Screening

Early detection is the most important factor in identifying and treating skin cancers.  Many organizations, including the American Cancer Society, the American Academy of Dermatology, and the Skin Cancer Foundation, recommend regular skin self-examination.

People who have already had skin cancer or who are known to be at high risk for developing skin cancer should be evaluated regularly by a health care clinician.

Information and instructions on how to perform skin self-examination can be found through the American Academy of Dermatology website.[1]

Treatment

Treatment of skin cancers involves surgery or prescription-strength medications.  Skin cancer is a serious condition, and people with skin cancer should be under the care of a physician.  The following information is intended to be used to augment preventive efforts and/or to minimize the risk of recurrence.

Food and Drink

Low-Fat, Anti-Inflammatory/Mediterranean Diet

There have been several studies looking at dietary fat and incidence of nonmelanoma skin cancers.  Many of those studies suggest decreased rates of nonmelanoma skin cancer and precancerous lesions with lower dietary fat intake.[2][3][4]  A large study evaluating the effects of a low-fat dietary intervention in over 48,000 postmenopausal women found that the rates of melanoma were significantly higher in women who had a higher baseline fat intake.[5]  Additionally, following a Mediterranean-style diet—which tends to be lower in fats and animal proteins and higher in whole grains, fruits, and vegetables—appears to have protective effects against the development of melanoma.[6]  More information about these dietary approaches can be found in the Whole Health tool “Choosing a Diet.”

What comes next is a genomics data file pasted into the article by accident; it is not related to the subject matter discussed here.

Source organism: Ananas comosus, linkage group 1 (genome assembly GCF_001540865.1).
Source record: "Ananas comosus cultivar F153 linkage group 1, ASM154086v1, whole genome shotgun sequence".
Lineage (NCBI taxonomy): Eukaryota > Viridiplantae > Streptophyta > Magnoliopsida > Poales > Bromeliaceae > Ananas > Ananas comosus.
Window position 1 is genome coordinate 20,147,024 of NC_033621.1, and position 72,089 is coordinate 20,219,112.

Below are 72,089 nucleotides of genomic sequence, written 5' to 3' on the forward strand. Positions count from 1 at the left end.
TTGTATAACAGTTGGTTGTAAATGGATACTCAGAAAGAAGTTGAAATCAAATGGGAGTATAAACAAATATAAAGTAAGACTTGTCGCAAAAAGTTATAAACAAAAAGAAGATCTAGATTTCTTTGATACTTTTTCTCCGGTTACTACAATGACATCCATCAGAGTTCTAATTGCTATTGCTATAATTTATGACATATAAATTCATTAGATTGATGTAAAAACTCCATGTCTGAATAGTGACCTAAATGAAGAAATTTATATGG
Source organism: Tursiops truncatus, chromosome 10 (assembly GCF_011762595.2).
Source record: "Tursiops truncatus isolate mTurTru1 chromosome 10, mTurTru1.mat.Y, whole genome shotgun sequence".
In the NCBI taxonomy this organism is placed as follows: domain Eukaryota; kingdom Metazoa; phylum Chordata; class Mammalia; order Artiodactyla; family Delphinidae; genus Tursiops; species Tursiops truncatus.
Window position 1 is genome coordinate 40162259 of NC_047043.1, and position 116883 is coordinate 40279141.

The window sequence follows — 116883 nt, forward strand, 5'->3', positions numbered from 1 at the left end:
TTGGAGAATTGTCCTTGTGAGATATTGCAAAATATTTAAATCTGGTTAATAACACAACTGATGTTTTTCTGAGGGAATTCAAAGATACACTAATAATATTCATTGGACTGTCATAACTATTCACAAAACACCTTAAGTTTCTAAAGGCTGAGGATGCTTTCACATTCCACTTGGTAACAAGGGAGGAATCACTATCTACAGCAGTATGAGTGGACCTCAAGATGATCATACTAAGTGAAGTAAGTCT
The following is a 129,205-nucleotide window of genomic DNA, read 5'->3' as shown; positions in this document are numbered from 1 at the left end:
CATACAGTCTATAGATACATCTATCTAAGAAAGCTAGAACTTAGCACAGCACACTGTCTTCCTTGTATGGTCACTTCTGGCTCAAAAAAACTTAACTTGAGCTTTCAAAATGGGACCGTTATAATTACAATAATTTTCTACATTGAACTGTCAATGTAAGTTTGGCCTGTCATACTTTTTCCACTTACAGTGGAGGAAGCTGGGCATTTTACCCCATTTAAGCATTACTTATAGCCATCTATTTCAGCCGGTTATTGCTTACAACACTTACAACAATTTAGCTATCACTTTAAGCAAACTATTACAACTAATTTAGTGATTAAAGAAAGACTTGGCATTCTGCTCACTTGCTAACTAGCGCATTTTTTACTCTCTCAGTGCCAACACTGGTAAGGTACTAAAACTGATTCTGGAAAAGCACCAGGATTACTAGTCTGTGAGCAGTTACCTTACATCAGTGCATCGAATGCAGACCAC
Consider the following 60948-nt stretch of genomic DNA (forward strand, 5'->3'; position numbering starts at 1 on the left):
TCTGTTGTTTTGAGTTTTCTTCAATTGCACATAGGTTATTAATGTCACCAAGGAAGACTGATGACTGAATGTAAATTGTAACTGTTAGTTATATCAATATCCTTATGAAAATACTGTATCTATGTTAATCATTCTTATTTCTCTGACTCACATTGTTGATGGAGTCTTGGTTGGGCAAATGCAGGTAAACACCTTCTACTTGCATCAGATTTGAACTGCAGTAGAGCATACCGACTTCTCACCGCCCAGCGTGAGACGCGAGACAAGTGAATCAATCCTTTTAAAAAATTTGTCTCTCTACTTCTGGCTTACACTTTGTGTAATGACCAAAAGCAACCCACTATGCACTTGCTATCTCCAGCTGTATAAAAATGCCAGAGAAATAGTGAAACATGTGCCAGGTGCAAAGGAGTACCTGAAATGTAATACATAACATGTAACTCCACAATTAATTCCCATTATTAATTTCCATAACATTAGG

Plant-Focused Diets

A variety of plant compounds have been found to have anti-melanoma properties both in vitro and in vivo.  These include: fisetin, EGCG (from green tea), resveratrol, curcumin, proanthocyanidins, silymarin (from milk thistle), apignein, capsacin, genistein, indol-3-carbinol and luteolin.[7]  While we don’t have human studies and it is not clear if high dose supplementation of any of these compounds will have an impact on melanoma in humans, it makes sense that a diet rich in plant foods can only help minimize risk when it comes to melanoma.  Additionally, a recent review examined the anti-cancer properties of several common herbs and demonstrated that curcumin, ginger, garlic, clove, rosemary, saffron and capsacin all have inhibitory effects on skin cancers.[8]  Again, this data comes from laboratory settings and animal data, but has a high safety profile and these ingredients are easy to incorporate into food preparation.

Garlic and Onion

Animal studies support many anticancer effects of organosulfur compounds found in garlic and onions.  The specific mechanisms that have been identified suggest likely usefulness for skin cancer.[9] However, there are no clinical human studies looking at the use of these compounds for skin cancer.  Nevertheless, increasing these foods in the diet is safe and will likely offer protective benefit.

Omega-3 Fatty Acids